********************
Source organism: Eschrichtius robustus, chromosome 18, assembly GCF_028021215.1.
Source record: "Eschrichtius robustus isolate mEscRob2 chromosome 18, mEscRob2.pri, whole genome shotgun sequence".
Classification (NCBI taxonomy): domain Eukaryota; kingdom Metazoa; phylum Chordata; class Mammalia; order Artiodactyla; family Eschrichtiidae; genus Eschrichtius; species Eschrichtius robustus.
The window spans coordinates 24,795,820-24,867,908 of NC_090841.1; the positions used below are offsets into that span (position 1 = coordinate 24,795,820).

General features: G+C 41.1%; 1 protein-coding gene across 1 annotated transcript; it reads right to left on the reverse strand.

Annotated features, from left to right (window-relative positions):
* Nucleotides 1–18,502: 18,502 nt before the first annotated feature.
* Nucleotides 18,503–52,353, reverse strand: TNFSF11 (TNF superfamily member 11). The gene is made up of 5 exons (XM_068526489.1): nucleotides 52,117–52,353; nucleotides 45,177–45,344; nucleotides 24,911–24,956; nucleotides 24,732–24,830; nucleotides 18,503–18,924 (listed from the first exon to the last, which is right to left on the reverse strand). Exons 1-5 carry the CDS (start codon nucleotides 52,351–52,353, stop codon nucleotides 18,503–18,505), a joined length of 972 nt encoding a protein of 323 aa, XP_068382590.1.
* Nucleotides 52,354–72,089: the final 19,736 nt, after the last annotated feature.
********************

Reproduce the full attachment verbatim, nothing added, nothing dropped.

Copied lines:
Source organism: Eschrichtius robustus, chromosome 18, assembly GCF_028021215.1.
Source record: "Eschrichtius robustus isolate mEscRob2 chromosome 18, mEscRob2.pri, whole genome shotgun sequence".
Classification (NCBI taxonomy): domain Eukaryota; kingdom Metazoa; phylum Chordata; class Mammalia; order Artiodactyla; family Eschrichtiidae; genus Eschrichtius; species Eschrichtius robustus.
The window spans coordinates 24,795,820-24,867,908 of NC_090841.1; the positions used below are offsets into that span (position 1 = coordinate 24,795,820).

General features: G+C 41.1%; 1 protein-coding gene across 1 annotated transcript; it reads right to left on the reverse strand.

Annotated features, from left to right (window-relative positions):
* Nucleotides 1–18,502: 18,502 nt before the first annotated feature.
* Nucleotides 18,503–52,353, reverse strand: TNFSF11 (TNF superfamily member 11). The gene is made up of 5 exons (XM_068526489.1): nucleotides 52,117–52,353; nucleotides 45,177–45,344; nucleotides 24,911–24,956; nucleotides 24,732–24,830; nucleotides 18,503–18,924 (listed from the first exon to the last, which is right to left on the reverse strand). Exons 1-5 carry the CDS (start codon nucleotides 52,351–52,353, stop codon nucleotides 18,503–18,505), a joined length of 972 nt encoding a protein of 323 aa, XP_068382590.1.
* Nucleotides 52,354–72,089: the final 19,736 nt, after the last annotated feature.